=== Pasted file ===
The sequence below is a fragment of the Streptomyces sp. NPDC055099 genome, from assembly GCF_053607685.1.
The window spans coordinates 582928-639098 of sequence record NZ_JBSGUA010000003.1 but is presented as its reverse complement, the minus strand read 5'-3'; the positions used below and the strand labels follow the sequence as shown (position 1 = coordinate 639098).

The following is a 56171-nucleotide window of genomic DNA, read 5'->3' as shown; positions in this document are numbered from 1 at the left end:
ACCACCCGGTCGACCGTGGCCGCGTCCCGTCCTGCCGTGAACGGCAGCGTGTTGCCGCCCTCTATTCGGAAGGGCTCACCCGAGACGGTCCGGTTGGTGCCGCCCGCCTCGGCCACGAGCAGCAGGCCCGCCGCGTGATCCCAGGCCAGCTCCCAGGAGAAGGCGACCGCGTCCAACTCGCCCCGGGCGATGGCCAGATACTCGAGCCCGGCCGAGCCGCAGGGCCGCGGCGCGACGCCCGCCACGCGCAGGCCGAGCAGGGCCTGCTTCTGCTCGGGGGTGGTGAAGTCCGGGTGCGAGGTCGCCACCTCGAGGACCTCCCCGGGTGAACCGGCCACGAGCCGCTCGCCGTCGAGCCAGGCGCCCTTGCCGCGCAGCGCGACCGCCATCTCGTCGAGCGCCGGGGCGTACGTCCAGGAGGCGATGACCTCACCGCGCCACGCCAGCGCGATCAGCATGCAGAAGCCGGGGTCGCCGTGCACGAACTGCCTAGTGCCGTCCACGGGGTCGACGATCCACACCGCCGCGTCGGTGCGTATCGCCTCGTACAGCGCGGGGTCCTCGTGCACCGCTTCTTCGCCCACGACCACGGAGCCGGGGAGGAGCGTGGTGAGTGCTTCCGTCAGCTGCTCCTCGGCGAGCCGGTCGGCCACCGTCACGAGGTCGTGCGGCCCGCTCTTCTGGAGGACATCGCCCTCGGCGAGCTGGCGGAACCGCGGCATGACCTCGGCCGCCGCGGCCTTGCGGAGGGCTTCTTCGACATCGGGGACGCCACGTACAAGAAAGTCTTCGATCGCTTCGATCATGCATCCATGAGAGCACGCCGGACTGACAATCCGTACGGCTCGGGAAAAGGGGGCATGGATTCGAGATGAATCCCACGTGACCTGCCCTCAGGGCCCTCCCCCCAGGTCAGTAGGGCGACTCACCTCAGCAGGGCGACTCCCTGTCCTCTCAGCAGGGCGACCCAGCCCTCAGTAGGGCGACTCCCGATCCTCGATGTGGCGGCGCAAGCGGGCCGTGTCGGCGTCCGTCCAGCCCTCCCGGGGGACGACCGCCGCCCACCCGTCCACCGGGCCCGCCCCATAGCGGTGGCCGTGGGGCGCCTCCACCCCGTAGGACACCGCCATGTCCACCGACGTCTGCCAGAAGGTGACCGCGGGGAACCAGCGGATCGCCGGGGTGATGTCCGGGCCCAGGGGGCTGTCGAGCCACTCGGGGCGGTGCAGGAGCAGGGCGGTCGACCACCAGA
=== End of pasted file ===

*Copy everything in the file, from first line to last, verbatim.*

The sequence below is a fragment of the Streptomyces sp. NPDC055099 genome, from assembly GCF_053607685.1.
The window spans coordinates 582928-639098 of sequence record NZ_JBSGUA010000003.1 but is presented as its reverse complement, the minus strand read 5'-3'; the positions used below and the strand labels follow the sequence as shown (position 1 = coordinate 639098).

The following is a 56171-nucleotide window of genomic DNA, read 5'->3' as shown; positions in this document are numbered from 1 at the left end:
ACCACCCGGTCGACCGTGGCCGCGTCCCGTCCTGCCGTGAACGGCAGCGTGTTGCCGCCCTCTATTCGGAAGGGCTCACCCGAGACGGTCCGGTTGGTGCCGCCCGCCTCGGCCACGAGCAGCAGGCCCGCCGCGTGATCCCAGGCCAGCTCCCAGGAGAAGGCGACCGCGTCCAACTCGCCCCGGGCGATGGCCAGATACTCGAGCCCGGCCGAGCCGCAGGGCCGCGGCGCGACGCCCGCCACGCGCAGGCCGAGCAGGGCCTGCTTCTGCTCGGGGGTGGTGAAGTCCGGGTGCGAGGTCGCCACCTCGAGGACCTCCCCGGGTGAACCGGCCACGAGCCGCTCGCCGTCGAGCCAGGCGCCCTTGCCGCGCAGCGCGACCGCCATCTCGTCGAGCGCCGGGGCGTACGTCCAGGAGGCGATGACCTCACCGCGCCACGCCAGCGCGATCAGCATGCAGAAGCCGGGGTCGCCGTGCACGAACTGCCTAGTGCCGTCCACGGGGTCGACGATCCACACCGCCGCGTCGGTGCGTATCGCCTCGTACAGCGCGGGGTCCTCGTGCACCGCTTCTTCGCCCACGACCACGGAGCCGGGGAGGAGCGTGGTGAGTGCTTCCGTCAGCTGCTCCTCGGCGAGCCGGTCGGCCACCGTCACGAGGTCGTGCGGCCCGCTCTTCTGGAGGACATCGCCCTCGGCGAGCTGGCGGAACCGCGGCATGACCTCGGCCGCCGCGGCCTTGCGGAGGGCTTCTTCGACATCGGGGACGCCACGTACAAGAAAGTCTTCGATCGCTTCGATCATGCATCCATGAGAGCACGCCGGACTGACAATCCGTACGGCTCGGGAAAAGGGGGCATGGATTCGAGATGAATCCCACGTGACCTGCCCTCAGGGCCCTCCCCCCAGGTCAGTAGGGCGACTCACCTCAGCAGGGCGACTCCCTGTCCTCTCAGCAGGGCGACCCAGCCCTCAGTAGGGCGACTCCCGATCCTCGATGTGGCGGCGCAAGCGGGCCGTGTCGGCGTCCGTCCAGCCCTCCCGGGGGACGACCGCCGCCCACCCGTCCACCGGGCCCGCCCCATAGCGGTGGCCGTGGGGCGCCTCCACCCCGTAGGACACCGCCATGTCCACCGACGTCTGCCAGAAGGTGACCGCGGGGAACCAGCGGATCGCCGGGGTGATGTCCGGGCCCAGGGGGCTGTCGAGCCACTCGGGGCGGTGCAGGAGCAGGGCGGTCGACCACCAGA